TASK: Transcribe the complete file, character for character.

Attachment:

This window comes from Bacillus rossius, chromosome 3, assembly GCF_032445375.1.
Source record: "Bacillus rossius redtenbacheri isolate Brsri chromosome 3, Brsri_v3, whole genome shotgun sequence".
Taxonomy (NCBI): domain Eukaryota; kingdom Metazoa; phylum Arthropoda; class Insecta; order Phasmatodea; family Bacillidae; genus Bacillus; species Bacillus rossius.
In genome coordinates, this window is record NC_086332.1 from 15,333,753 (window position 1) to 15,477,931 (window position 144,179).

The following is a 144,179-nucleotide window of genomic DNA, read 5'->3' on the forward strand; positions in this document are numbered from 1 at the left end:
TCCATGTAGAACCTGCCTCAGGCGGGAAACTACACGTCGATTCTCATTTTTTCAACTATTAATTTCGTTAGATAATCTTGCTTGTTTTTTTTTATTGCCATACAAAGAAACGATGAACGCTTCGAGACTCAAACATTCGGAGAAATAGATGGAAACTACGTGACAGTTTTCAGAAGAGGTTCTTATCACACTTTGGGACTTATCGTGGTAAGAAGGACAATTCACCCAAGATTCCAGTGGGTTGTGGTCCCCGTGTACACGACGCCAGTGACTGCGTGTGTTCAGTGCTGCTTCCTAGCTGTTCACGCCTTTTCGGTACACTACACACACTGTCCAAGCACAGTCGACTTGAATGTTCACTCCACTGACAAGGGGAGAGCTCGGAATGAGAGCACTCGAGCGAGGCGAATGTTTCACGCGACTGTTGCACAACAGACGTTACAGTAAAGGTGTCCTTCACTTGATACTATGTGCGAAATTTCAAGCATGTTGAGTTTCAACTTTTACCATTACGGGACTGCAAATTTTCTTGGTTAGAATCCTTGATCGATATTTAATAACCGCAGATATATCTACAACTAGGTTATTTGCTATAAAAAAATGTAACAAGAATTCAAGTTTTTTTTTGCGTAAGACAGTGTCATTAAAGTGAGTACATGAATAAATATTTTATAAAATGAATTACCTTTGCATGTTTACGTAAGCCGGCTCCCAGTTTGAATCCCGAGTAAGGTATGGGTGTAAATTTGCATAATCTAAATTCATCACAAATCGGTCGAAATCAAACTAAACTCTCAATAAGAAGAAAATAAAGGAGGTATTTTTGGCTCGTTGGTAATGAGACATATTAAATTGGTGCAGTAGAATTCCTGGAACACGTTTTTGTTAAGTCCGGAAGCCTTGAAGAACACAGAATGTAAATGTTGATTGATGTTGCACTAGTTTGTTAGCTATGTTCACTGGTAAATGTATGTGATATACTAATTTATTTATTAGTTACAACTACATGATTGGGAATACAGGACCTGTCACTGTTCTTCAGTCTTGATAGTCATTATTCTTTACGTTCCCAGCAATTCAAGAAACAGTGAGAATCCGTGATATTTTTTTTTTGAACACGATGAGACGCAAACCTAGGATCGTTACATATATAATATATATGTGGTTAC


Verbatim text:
This window comes from Bacillus rossius, chromosome 3, assembly GCF_032445375.1.
Source record: "Bacillus rossius redtenbacheri isolate Brsri chromosome 3, Brsri_v3, whole genome shotgun sequence".
Taxonomy (NCBI): domain Eukaryota; kingdom Metazoa; phylum Arthropoda; class Insecta; order Phasmatodea; family Bacillidae; genus Bacillus; species Bacillus rossius.
In genome coordinates, this window is record NC_086332.1 from 15,333,753 (window position 1) to 15,477,931 (window position 144,179).

The following is a 144,179-nucleotide window of genomic DNA, read 5'->3' on the forward strand; positions in this document are numbered from 1 at the left end:
TCCATGTAGAACCTGCCTCAGGCGGGAAACTACACGTCGATTCTCATTTTTTCAACTATTAATTTCGTTAGATAATCTTGCTTGTTTTTTTTTATTGCCATACAAAGAAACGATGAACGCTTCGAGACTCAAACATTCGGAGAAATAGATGGAAACTACGTGACAGTTTTCAGAAGAGGTTCTTATCACACTTTGGGACTTATCGTGGTAAGAAGGACAATTCACCCAAGATTCCAGTGGGTTGTGGTCCCCGTGTACACGACGCCAGTGACTGCGTGTGTTCAGTGCTGCTTCCTAGCTGTTCACGCCTTTTCGGTACACTACACACACTGTCCAAGCACAGTCGACTTGAATGTTCACTCCACTGACAAGGGGAGAGCTCGGAATGAGAGCACTCGAGCGAGGCGAATGTTTCACGCGACTGTTGCACAACAGACGTTACAGTAAAGGTGTCCTTCACTTGATACTATGTGCGAAATTTCAAGCATGTTGAGTTTCAACTTTTACCATTACGGGACTGCAAATTTTCTTGGTTAGAATCCTTGATCGATATTTAATAACCGCAGATATATCTACAACTAGGTTATTTGCTATAAAAAAATGTAACAAGAATTCAAGTTTTTTTTTGCGTAAGACAGTGTCATTAAAGTGAGTACATGAATAAATATTTTATAAAATGAATTACCTTTGCATGTTTACGTAAGCCGGCTCCCAGTTTGAATCCCGAGTAAGGTATGGGTGTAAATTTGCATAATCTAAATTCATCACAAATCGGTCGAAATCAAACTAAACTCTCAATAAGAAGAAAATAAAGGAGGTATTTTTGGCTCGTTGGTAATGAGACATATTAAATTGGTGCAGTAGAATTCCTGGAACACGTTTTTGTTAAGTCCGGAAGCCTTGAAGAACACAGAATGTAAATGTTGATTGATGTTGCACTAGTTTGTTAGCTATGTTCACTGGTAAATGTATGTGATATACTAATTTATTTATTAGTTACAACTACATGATTGGGAATACAGGACCTGTCACTGTTCTTCAGTCTTGATAGTCATTATTCTTTACGTTCCCAGCAATTCAAGAAACAGTGAGAATCCGTGATATTTTTTTTTTGAACACGATGAGACGCAAACCTAGGATCGTTACATATATAATATATATGTGGTTAC